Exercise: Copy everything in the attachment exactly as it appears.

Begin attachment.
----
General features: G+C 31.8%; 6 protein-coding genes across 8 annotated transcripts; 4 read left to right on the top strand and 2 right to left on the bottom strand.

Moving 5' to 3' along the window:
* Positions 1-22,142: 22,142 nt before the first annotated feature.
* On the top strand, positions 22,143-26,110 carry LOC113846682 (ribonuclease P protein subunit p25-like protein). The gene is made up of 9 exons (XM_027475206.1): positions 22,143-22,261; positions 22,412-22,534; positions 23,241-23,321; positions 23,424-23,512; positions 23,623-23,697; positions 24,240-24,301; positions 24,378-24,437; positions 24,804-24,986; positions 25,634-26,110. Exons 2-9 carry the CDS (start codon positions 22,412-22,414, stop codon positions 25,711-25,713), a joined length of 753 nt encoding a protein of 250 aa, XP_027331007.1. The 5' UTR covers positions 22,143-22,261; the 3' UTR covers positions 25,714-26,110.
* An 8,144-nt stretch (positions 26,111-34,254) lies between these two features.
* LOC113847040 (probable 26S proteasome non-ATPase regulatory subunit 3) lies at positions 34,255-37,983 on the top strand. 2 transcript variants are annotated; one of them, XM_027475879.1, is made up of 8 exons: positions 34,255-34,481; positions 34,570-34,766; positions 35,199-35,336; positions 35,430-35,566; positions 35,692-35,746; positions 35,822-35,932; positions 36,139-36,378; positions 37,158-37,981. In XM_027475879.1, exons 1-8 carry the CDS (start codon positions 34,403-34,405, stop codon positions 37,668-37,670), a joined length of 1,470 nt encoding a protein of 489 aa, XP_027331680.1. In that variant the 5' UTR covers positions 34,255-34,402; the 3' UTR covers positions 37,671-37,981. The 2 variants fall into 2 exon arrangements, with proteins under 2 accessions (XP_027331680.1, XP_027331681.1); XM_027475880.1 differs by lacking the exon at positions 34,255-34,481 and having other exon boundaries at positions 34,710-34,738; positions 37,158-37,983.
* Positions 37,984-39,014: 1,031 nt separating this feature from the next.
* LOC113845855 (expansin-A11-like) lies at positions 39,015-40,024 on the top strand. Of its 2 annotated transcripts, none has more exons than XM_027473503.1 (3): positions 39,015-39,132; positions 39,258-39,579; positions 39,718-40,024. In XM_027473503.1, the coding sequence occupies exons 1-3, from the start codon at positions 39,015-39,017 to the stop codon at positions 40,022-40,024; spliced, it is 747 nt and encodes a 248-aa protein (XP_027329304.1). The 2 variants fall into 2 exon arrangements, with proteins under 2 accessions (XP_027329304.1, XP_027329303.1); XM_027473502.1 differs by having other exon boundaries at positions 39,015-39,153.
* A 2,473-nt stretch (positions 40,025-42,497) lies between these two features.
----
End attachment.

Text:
General features: G+C 31.8%; 6 protein-coding genes across 8 annotated transcripts; 4 read left to right on the top strand and 2 right to left on the bottom strand.

Moving 5' to 3' along the window:
* Positions 1-22,142: 22,142 nt before the first annotated feature.
* On the top strand, positions 22,143-26,110 carry LOC113846682 (ribonuclease P protein subunit p25-like protein). The gene is made up of 9 exons (XM_027475206.1): positions 22,143-22,261; positions 22,412-22,534; positions 23,241-23,321; positions 23,424-23,512; positions 23,623-23,697; positions 24,240-24,301; positions 24,378-24,437; positions 24,804-24,986; positions 25,634-26,110. Exons 2-9 carry the CDS (start codon positions 22,412-22,414, stop codon positions 25,711-25,713), a joined length of 753 nt encoding a protein of 250 aa, XP_027331007.1. The 5' UTR covers positions 22,143-22,261; the 3' UTR covers positions 25,714-26,110.
* An 8,144-nt stretch (positions 26,111-34,254) lies between these two features.
* LOC113847040 (probable 26S proteasome non-ATPase regulatory subunit 3) lies at positions 34,255-37,983 on the top strand. 2 transcript variants are annotated; one of them, XM_027475879.1, is made up of 8 exons: positions 34,255-34,481; positions 34,570-34,766; positions 35,199-35,336; positions 35,430-35,566; positions 35,692-35,746; positions 35,822-35,932; positions 36,139-36,378; positions 37,158-37,981. In XM_027475879.1, exons 1-8 carry the CDS (start codon positions 34,403-34,405, stop codon positions 37,668-37,670), a joined length of 1,470 nt encoding a protein of 489 aa, XP_027331680.1. In that variant the 5' UTR covers positions 34,255-34,402; the 3' UTR covers positions 37,671-37,981. The 2 variants fall into 2 exon arrangements, with proteins under 2 accessions (XP_027331680.1, XP_027331681.1); XM_027475880.1 differs by lacking the exon at positions 34,255-34,481 and having other exon boundaries at positions 34,710-34,738; positions 37,158-37,983.
* Positions 37,984-39,014: 1,031 nt separating this feature from the next.
* LOC113845855 (expansin-A11-like) lies at positions 39,015-40,024 on the top strand. Of its 2 annotated transcripts, none has more exons than XM_027473503.1 (3): positions 39,015-39,132; positions 39,258-39,579; positions 39,718-40,024. In XM_027473503.1, the coding sequence occupies exons 1-3, from the start codon at positions 39,015-39,017 to the stop codon at positions 40,022-40,024; spliced, it is 747 nt and encodes a 248-aa protein (XP_027329304.1). The 2 variants fall into 2 exon arrangements, with proteins under 2 accessions (XP_027329304.1, XP_027329303.1); XM_027473502.1 differs by having other exon boundaries at positions 39,015-39,153.
* A 2,473-nt stretch (positions 40,025-42,497) lies between these two features.